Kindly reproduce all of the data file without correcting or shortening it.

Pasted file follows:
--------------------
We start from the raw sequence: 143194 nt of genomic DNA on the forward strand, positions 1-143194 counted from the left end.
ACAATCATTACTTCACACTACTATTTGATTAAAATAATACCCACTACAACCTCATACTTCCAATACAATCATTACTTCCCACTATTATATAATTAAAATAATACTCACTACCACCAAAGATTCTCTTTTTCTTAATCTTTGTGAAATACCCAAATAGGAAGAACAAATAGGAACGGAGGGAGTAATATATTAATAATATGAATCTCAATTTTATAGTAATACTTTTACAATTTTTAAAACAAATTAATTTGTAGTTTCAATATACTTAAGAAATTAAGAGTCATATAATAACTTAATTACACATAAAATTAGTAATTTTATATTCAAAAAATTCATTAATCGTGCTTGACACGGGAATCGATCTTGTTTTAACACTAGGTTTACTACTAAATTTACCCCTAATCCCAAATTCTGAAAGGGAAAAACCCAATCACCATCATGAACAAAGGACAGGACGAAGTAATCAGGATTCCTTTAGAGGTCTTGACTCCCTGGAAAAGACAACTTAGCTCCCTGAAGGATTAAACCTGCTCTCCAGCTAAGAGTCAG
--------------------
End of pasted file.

We start from the raw sequence: 143194 nt of genomic DNA on the forward strand, positions 1-143194 counted from the left end.
ACAATCATTACTTCACACTACTATTTGATTAAAATAATACCCACTACAACCTCATACTTCCAATACAATCATTACTTCCCACTATTATATAATTAAAATAATACTCACTACCACCAAAGATTCTCTTTTTCTTAATCTTTGTGAAATACCCAAATAGGAAGAACAAATAGGAACGGAGGGAGTAATATATTAATAATATGAATCTCAATTTTATAGTAATACTTTTACAATTTTTAAAACAAATTAATTTGTAGTTTCAATATACTTAAGAAATTAAGAGTCATATAATAACTTAATTACACATAAAATTAGTAATTTTATATTCAAAAAATTCATTAATCGTGCTTGACACGGGAATCGATCTTGTTTTAACACTAGGTTTACTACTAAATTTACCCCTAATCCCAAATTCTGAAAGGGAAAAACCCAATCACCATCATGAACAAAGGACAGGACGAAGTAATCAGGATTCCTTTAGAGGTCTTGACTCCCTGGAAAAGACAACTTAGCTCCCTGAAGGATTAAACCTGCTCTCCAGCTAAGAGTCAG